04/30/15

How Timely Can You Get? IPA Investigates Baltimore Police — in 1941

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The Baltimore Sun

Almost 75 years before Freddie Gray, an unarmed black man, succumbed to unexplained injuries after an unexplained encounter with the Baltimore police, touching off rioting,  Luther Gulick dispatched his top police expert to survey the Baltimore Police Department’s organization and crime-fighting skills. The department had long resisted hiring what it called “colored police” but in 1937 had surprisingly taken into the ranks an African-American woman, Violet Hill Whyle, followed by four African-American men.

The IPA’s expert, Bruce Smith, widely regarded as the preeminent police authority in America, landed in Baltimore in 1941 — and quickly stepped into a racial quagmire.

Here’s the tale as told today in an op-ed article in the Baltimore Sun:

http://www.baltimoresun.com/news/opinion/oped/bs-ed-police-race-freddie-gray-20150430-story.html

04/24/15

Ode to Luther Gulick

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portrait of the icon as a young man

“No question he was the leading reformer of the 20th century.” Wow! Talk about a legacy!

So pronounced Kenneth J. Meier, Distinguished Professor of Political Science and Chair of Liberal Arts at Texas A&M University, at an “Ode to Luther Gulick” symposium at New York University on Dec. 4, 2009. And thanks to an audio transcript of more than two hours, it’s preserved for posterity. http://wagner.nyu.edu/podcasts/130

The salute, at NYU’s Robert F. Wagner Graduate School of Public Service, brought together leading academics in public administration and political science, united in veneration of a pioneering civic leader, social scientist and organizer par excellence who transformed modern government, making Democracy work.

And yet not above criticism. Speakers grappled with the fallout from a slashing 1946 attack on Gulick from a formidable critic — Herbert A. Simon, who would win the Nobel prize in Economics in 1978. http://www.nobelprize.org/nobel_prizes/economic-sciences/laureates/1978/simon-bio.html

Simon had faulted Gulick for his foundational principles of public administration, as outlined in the hugely influential anthology Gulick compiled with the British management expert Lyndall Urwick. http://en.wikipedia.org/wiki/Lyndall_Urwick

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The book, “Papers on the Science of Administration,” opened with Gulick’s iconic essay, “Notes on the Theory of Organization”

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which Gulick wrote in 1937 while serving on Roosevelt’s Brownlow Committee that reorganized the federal government and created the powerful modern Presidency, as we described in an earlier blogpost. https://blogs.baruch.cuny.edu/ipaprocessing/2014/11/fdrs-ghostwriter/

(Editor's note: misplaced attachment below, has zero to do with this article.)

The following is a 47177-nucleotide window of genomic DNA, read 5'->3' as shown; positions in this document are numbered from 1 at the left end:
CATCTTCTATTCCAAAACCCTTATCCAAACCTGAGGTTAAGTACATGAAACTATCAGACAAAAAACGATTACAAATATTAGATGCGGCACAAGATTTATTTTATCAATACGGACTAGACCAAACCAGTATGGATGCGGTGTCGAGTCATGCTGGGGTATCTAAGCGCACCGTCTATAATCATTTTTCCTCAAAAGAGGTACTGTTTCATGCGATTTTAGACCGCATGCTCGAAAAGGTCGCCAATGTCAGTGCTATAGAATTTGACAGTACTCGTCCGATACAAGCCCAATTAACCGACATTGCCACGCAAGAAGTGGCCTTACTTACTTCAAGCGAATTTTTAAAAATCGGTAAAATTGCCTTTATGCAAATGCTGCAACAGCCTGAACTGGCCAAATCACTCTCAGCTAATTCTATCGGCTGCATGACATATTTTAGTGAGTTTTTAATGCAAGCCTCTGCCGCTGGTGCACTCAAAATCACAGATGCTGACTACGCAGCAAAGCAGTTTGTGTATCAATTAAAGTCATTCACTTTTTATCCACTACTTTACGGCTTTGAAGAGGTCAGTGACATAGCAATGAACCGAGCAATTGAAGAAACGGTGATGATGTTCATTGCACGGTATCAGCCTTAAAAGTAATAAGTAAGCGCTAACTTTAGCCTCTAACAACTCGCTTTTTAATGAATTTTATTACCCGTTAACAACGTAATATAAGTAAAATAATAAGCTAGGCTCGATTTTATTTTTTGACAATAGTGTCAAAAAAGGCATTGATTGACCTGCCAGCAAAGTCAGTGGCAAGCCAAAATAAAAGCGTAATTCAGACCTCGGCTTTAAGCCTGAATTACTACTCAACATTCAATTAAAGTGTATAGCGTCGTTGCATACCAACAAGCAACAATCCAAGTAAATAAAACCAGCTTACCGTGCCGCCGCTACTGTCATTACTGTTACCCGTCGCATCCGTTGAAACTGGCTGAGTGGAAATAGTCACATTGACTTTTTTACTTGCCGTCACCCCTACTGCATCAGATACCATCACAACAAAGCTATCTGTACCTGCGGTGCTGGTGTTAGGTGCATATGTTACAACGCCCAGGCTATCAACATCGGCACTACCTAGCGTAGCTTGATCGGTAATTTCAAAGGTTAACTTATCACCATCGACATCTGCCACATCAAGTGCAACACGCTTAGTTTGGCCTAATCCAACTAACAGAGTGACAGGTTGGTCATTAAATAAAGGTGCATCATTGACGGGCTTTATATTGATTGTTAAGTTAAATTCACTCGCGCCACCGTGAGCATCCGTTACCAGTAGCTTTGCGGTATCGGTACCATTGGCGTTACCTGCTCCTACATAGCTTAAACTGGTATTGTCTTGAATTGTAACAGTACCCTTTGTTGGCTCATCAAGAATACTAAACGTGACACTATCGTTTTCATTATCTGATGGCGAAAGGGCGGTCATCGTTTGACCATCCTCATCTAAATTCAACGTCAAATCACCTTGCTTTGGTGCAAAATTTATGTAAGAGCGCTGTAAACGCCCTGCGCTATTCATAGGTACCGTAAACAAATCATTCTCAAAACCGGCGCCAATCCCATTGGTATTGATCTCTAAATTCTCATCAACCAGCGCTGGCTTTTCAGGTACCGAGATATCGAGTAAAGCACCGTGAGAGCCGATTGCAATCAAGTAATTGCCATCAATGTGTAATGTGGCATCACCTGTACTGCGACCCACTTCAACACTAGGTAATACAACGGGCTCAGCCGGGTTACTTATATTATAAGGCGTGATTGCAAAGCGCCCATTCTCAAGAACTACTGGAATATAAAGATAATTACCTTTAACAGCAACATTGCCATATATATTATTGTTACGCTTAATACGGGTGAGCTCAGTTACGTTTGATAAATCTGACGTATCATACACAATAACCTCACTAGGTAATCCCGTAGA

In his essay, Gulick discussed the division of labor — how to divide tasks for maximum effect — and the span of control: how many workers can be managed by a supervisor, depending on the scope of the work. He warned against overtrust in experts —caveamus expertum, keep experts on tap not on top. And, most memorably, he coined the signature acronym of public administration — POSDCORB for the key functions of Planning, Organizing, Staffing, Directing, Coordinating, Reporting and Budgeting. http://en.wikipedia.org/wiki/POSDCORB

Simon derided such pithy formulations as “proverbs of administration,” dismissing them as empty and meaningless as contradictory pairings like “Look Before You Leap” and “He Who Hesitates Is Lost.” Instead, he formulated a new science of decision-making based on sociology and psychology. http://en.wikipedia.org/wiki/Administrative_Behavior

The dispute, too complex for easy summation here (and to tell, the truth, we ourselves have trouble wrapping our minds around this) left Simon as the fresh new face of modern public administration and Gulick as the orthodox and outmoded old guard. Gulick himself realized he had opened himself up for criticism by underplaying the role of politics and strategy. But over the years his reputation recovered, as scholars like Thomas H. Hammond of the Political Science Department at Michigan State University argued that Gulick was less vulnerable to Simon’s critique than commonly portrayed.